Professor Derrick Armstrong, Acting Vice-Chancellor and President with officials from Kiribati MOE and USP staff.
A group of senior officials from the Ministry of Education (MOE) in Kiribati visited The University of the South Pacific’s (USP) Laucala Campus on 24 May 2017.
The sole purpose of their visit was to learn about the disability inclusive education processes in Fiji, including tertiary transition pathways and support for students with disabilities.
In welcoming the team, Professor Derrick Armstrong, Acting Vice-Chancellor and President said the University is committed to providing opportunities for all sections of the community.
USP, Professor Armstrong added, is keen to improving facilities for students with disabilities by placing more emphasis on providing an inclusive learning and teaching environment across all regional campuses.
“We are also committed to working with member Governments on how we can provide such opportunities,” Professor Armstrong said.
Dr Joanne Webber, who led the delegation from Kiribati MOE was grateful for the opportunity to learn about inclusive education at USP adding that it was an exciting moment for them to learn from their Pacific partners.
“We have learnt a lot during our visit to Fiji and are able to look at examples that we can relate to the Kiribati context especially around working in the Ministry,” Dr Webber said.
She informed the USP team that their main aim was to learn about how inclusive education works in Fiji, along with Teacher Aid roles and how Teacher Aid can empower capacities of students with disabilities.
“We are grateful for such partnerships, especially with USP as you have a campus in Kiribati,” Dr Webber said.
Dr Webber has welcomed possible collaborations with the University’s Kiribati Campus.
Ms Merelesita Qeleni, Manager USP’s Disability Resource Centre (DRC) provided an overview of how students with disabilities are supported at USP.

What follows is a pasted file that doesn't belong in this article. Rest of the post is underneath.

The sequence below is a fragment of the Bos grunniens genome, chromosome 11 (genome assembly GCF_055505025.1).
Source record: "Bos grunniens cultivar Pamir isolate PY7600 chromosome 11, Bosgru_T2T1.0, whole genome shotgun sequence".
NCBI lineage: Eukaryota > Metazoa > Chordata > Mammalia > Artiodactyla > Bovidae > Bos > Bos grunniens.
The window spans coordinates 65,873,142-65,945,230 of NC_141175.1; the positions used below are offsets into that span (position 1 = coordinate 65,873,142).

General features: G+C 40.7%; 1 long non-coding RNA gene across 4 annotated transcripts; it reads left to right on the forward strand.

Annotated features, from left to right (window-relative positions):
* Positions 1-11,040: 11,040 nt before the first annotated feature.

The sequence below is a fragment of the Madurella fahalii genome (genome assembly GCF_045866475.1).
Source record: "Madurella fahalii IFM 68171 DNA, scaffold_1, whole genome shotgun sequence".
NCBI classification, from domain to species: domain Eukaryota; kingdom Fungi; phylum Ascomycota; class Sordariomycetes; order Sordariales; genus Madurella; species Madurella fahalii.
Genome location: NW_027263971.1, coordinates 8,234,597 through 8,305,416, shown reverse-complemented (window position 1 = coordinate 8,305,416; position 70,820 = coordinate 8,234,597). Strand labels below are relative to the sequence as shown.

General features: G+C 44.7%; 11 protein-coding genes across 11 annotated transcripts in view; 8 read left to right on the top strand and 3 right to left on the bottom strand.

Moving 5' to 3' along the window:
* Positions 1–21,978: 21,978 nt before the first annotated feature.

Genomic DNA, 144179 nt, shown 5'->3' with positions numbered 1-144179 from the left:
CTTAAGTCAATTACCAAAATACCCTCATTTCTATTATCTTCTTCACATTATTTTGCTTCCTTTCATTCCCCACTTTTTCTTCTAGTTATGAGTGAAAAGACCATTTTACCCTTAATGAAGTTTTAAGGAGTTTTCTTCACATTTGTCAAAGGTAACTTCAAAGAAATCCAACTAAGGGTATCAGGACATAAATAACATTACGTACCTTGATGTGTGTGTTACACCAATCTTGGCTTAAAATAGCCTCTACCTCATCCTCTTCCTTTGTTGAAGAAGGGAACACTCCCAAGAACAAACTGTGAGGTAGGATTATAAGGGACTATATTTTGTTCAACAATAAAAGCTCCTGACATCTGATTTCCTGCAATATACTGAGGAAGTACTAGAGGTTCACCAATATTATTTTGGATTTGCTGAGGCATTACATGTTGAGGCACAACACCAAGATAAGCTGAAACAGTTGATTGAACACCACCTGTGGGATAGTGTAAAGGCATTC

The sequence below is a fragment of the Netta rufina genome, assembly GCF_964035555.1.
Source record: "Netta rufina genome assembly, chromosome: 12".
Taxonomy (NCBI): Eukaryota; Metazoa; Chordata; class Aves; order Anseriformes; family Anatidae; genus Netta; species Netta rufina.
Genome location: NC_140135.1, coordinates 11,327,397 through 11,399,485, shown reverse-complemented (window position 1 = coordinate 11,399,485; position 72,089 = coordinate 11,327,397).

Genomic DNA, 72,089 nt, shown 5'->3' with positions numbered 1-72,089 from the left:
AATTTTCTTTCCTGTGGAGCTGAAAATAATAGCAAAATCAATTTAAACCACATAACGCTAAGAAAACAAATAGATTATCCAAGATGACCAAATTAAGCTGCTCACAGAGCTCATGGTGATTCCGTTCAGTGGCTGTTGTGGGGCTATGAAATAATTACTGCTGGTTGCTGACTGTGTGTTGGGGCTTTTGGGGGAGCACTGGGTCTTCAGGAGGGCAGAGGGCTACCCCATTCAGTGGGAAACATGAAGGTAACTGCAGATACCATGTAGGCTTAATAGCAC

DRC, which started in 2013, works collaboratively with the Faculties, Sections, and Departments at the University as well as external stakeholders to ensure that both students and staff with disabilities fulfil their potential in an inclusive environment.
USP’s inclusive programme has a strong commitment to creating an inclusive, barrier-free working and learning environment for its students and staff from its twelve (12) member countries.
With the assistance of the Student Administrative Service (SAS), DRC identifies students with disabilities and when each semester begins, the team from DRC organises meetings with academic staff and students with disabilities to inform them about the special attention that they would need in class.
The office has a small computer lab that has in-built assistive technology device, which helps students by reading out their notes and assignments.
The DRC also provides students with buddies to assist them with their work. For instance, if students are not able to understand any concept or go around campus, the buddies are there to assist them.
“What we are trying to do is encourage students to take charge of their learning so that they can become as independent as possible,” Ms Qeleni said.
The team from DRC also liaises with academics to provide extensions for assignments or extra time during examinations to students with disabilities.
When the University has major events, sign language interpreters are also available to provide translations so that students with hearing impairments are able to participate in such events.
As part of the meeting, Associate Professor Ann Cheryl Armstrong deliberated on inclusive education and the need for it in the Pacific region, while referring to her academic career at USP and other universities she has worked in.
The team from Kiribati also talked about inclusive approach in their country, the challenges faced and how they can work together with USP to tackle some of these challenges.
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